What Debts Can I Get Rid Of?


The discharge is your objective in bankruptcy.  The discharge means that the debts included in your bankruptcy cannot be collected from you ever again.  The discharge is a little different in chapter 7 and chapter 13.  Most debts are dischargeable in chapter 7; but, some people may get more benefit from a chapter 13.  Additionally, the rules are a little different for debts like car loans and mortgages.

Chapter 7 Discharge

In most cases, the chapter 7 discharge is enough to get rid of all of your debts.  Some of the debts discharged in chapter 7 are:

  • Credit Card Debts
  • Medical Debts
  • Personal Loans
  • Payday Loans
  • Signature Loans
  • Loan Deficiencies for foreclosures or car repossessions
  • Lawsuits
  • Personal Income Tax, if the return was due at least 3 years ago and you actually filed the return at least 240 days before filing chapter 7.
  • Restore your driver’s license if you were are an underinsured motorist or you have traffic tickets more than 3 years old.

Chapter 13 Discharge

Chapter 13 bankruptcy discharges all of the same debts as a chapter 7, and it covers some of the debts that you can’t discharge in a chapter 7.

  • Taxes that can’t be discharged in chapter 7 can be paid off through a chapter 13 plan.  A chapter 13 plan lets you pay non-dischargeable back taxes first and still discharge your other debts.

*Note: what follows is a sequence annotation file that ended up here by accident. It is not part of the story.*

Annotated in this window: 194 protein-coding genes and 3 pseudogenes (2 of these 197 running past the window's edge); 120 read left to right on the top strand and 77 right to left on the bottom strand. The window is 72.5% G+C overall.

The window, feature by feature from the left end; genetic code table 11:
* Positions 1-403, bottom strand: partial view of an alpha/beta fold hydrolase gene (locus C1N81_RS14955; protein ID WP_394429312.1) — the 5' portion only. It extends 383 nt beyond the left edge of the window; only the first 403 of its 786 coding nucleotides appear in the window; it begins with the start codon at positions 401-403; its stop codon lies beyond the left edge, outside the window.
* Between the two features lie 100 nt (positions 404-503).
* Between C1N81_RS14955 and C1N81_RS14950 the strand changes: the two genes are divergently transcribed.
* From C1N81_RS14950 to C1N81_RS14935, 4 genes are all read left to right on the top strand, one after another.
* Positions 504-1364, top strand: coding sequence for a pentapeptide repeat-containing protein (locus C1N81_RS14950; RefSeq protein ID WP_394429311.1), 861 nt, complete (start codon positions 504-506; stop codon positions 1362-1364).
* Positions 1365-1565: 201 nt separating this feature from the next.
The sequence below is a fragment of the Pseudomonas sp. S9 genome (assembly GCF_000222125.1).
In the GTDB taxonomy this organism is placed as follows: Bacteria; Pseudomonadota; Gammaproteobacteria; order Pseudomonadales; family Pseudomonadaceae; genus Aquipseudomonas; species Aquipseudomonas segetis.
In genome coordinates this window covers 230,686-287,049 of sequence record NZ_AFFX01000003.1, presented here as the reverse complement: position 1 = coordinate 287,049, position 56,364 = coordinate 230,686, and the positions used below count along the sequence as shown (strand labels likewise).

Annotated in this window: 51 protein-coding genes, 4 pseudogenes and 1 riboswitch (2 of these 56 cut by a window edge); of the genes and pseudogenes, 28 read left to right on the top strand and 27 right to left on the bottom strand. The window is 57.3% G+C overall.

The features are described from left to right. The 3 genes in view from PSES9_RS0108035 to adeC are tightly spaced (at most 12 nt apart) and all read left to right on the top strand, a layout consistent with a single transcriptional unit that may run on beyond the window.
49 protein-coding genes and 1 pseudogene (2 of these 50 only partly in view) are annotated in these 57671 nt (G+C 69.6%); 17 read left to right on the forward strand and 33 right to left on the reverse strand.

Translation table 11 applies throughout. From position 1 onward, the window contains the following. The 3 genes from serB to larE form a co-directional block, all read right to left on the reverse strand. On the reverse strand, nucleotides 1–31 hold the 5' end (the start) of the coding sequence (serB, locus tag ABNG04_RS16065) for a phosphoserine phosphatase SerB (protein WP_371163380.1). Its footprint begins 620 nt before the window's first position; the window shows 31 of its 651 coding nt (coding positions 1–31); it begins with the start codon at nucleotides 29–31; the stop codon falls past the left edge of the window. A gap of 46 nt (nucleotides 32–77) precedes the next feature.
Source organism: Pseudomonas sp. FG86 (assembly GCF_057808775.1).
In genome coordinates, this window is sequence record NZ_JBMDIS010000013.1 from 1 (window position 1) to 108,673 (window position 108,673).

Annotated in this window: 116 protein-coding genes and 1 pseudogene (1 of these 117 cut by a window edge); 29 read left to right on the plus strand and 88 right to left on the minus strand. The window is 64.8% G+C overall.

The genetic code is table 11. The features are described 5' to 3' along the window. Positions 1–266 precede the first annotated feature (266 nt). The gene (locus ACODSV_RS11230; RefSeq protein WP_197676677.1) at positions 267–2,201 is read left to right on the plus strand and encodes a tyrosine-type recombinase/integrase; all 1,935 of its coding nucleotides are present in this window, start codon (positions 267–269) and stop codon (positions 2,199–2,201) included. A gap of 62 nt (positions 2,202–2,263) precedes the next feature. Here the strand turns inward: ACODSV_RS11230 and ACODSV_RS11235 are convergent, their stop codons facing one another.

• If you have traffic tickets that are less than 3 years old, they can be discharged and you can get your license back.
  • If your house is completely underwater on the first mortgage, then you can discharge the second mortgage.

Secured Debts

A secured debt is something where a creditor has a lien on your property, for instance a mortgage or a car loan.  In bankruptcy, the debt is discharged.  But, you still have to make payments to the secured creditor if you want to keep the property.  This is because a secured debt actually has two parts: 1) the debt, and 2) the lien.  A lien is a property right that cannot be discharged in bankruptcy.  So if you file bankruptcy and want to keep your car, you have to keep making payments.

There are a few cases where this is not true.  If you file a chapter 13 bankruptcy, you may be able to do a cramdown or a strip off.